Boza Is The Fermented Drink That's Been Enjoyed For Over 8,000 Years

When it comes to recipes that have been around for several millennia, look no further than to thick glasses of boza for proof that some things never go out of style. Originally from Mesopotamia, the drink was brought to the Balkan Peninsula by Turkish migrants. Historians suspect the drink's name is a derivative of "buksum," the word for a sour millet-based beverage found in an old Turkish dialect. Yet with all old recipes, legends and stories abound, and the exact origins of the tangy refreshment are shrouded in mystery.

Despite being banned in the 17th century for having trace amounts of alcohol, boza has remained a persistent part of Turkish culture. The making of it continued, and boza houses became popular among commoners and the elite alike. Topped with sprinkles of cinnamon and roasted chickpeas by small shops and street vendors, the pudding-like beverage is one of those fermented drinks you should know that totes health benefits. The tangy drink is thought to strengthen and warm bodies, is often prescribed to lactating mothers, and is even recommended to those suffering from cholera and throat infections. The most common recipe found throughout the region today was largely influenced by Albanian Hacı Sadık Bey who tweaked the brown, sour drink to a lighter-hued beverage with a lesser wallop of tang. Bey opened his own trading house for the stuff in 1876; to this day the operation continues to produce batches of boza.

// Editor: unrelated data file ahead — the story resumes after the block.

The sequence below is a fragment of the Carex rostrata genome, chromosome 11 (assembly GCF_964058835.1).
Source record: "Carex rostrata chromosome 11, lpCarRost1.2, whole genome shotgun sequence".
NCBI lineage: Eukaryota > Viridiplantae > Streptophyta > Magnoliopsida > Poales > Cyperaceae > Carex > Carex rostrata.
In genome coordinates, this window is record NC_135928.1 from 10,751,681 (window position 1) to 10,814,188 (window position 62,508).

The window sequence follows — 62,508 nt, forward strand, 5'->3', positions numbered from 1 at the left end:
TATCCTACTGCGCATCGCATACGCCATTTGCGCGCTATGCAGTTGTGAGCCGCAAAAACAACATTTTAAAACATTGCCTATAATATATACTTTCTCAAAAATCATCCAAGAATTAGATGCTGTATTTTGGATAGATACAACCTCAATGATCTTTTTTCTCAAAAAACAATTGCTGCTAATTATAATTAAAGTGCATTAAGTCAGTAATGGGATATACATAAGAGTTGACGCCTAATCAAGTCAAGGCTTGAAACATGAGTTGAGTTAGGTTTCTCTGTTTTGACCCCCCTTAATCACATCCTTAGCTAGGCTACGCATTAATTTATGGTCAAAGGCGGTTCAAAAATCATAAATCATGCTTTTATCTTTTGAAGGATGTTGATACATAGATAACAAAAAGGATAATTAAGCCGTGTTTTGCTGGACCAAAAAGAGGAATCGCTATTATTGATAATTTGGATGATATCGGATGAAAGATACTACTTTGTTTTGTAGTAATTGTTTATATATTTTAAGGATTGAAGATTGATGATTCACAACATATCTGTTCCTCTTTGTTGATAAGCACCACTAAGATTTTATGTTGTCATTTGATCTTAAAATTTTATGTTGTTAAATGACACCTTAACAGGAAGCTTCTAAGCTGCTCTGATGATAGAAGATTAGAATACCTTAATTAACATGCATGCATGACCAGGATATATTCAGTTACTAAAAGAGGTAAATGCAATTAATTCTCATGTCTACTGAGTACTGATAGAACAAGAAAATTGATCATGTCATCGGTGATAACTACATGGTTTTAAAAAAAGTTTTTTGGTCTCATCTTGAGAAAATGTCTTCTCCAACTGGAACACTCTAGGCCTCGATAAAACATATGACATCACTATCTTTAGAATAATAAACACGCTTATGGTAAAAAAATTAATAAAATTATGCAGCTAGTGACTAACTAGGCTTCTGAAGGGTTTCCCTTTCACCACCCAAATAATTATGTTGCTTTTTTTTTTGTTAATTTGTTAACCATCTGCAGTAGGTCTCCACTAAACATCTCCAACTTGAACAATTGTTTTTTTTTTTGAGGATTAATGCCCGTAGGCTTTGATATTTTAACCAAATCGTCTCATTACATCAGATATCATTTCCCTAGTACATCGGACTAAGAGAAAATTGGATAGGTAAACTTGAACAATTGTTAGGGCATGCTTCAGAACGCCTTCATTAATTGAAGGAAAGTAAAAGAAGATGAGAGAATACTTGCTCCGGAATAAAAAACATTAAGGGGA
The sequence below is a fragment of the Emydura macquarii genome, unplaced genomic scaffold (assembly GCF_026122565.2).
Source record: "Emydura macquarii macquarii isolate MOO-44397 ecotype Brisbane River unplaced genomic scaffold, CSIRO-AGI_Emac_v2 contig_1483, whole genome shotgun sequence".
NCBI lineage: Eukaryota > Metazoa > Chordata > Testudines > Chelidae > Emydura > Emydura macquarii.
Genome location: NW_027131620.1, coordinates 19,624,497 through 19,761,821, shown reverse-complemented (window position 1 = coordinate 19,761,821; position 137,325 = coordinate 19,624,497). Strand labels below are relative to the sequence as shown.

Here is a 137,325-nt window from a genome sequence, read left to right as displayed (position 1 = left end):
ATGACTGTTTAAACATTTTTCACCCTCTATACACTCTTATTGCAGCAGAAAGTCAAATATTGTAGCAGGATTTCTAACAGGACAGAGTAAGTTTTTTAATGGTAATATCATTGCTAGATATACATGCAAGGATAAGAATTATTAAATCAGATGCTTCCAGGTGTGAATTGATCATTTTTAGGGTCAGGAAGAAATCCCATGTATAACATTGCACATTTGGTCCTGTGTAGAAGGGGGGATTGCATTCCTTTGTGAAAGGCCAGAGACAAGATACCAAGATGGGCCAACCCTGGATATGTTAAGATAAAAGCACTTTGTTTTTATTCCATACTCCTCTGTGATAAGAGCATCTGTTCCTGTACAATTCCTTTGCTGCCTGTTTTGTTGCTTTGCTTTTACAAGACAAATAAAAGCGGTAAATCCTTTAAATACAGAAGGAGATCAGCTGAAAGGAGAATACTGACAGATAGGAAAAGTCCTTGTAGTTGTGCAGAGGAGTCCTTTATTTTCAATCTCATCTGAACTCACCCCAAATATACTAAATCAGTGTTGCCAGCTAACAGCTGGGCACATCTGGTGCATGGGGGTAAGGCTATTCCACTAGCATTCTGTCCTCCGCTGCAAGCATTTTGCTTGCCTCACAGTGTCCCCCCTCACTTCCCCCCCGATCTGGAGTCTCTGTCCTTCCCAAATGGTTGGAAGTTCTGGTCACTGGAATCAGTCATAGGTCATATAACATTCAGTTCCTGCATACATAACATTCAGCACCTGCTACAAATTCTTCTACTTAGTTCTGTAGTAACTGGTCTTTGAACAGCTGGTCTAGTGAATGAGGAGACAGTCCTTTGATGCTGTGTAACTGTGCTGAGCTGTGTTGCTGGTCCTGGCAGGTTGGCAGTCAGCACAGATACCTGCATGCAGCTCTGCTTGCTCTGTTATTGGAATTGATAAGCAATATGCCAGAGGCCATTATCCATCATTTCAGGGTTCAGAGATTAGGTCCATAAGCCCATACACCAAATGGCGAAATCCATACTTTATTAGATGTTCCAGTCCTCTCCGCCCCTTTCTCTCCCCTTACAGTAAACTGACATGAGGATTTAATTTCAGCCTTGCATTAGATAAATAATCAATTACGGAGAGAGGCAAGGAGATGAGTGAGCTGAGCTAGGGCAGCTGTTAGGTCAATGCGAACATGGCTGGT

A drink fit for sheikhs

Though boza may require a refined palate to enjoy, it can be served with slices of cake as an afternoon treat and is often presented with a spoon so drinkers — or slurpers — can choose whether to dip into cups with a utensil or guzzle it directly from a glass. In Turkey, boza is particularly enjoyed during colder months, with traditional sellers shouting and singing "boza" on Istanbul's streets before pouring cups out of handheld pitchers. Boza can also be found in supermarkets for those with urgent cravings.

If you're hoping to try this drink without boarding a plane, you'll need to plan well in advance as the recipe calls for a full day of preparation and fermentation. To make boza, bulgur and rice are boiled and strained, then left to sit for several hours before spoonfuls of sugar and yeast are added to the mixture. This combination of ingredients is left for at least 20 hours and sporadically stirred until more sugar is added and the drink is ready. Boza can also be made from a range of popular grains, including millet, corn, or barley, and sheikhs are reported to have enjoyed their boza recipes made with jasmine, molasses, cloves, ginger, and coconut. Sheikh or not, with a little patience you, too, can sample a taste of history.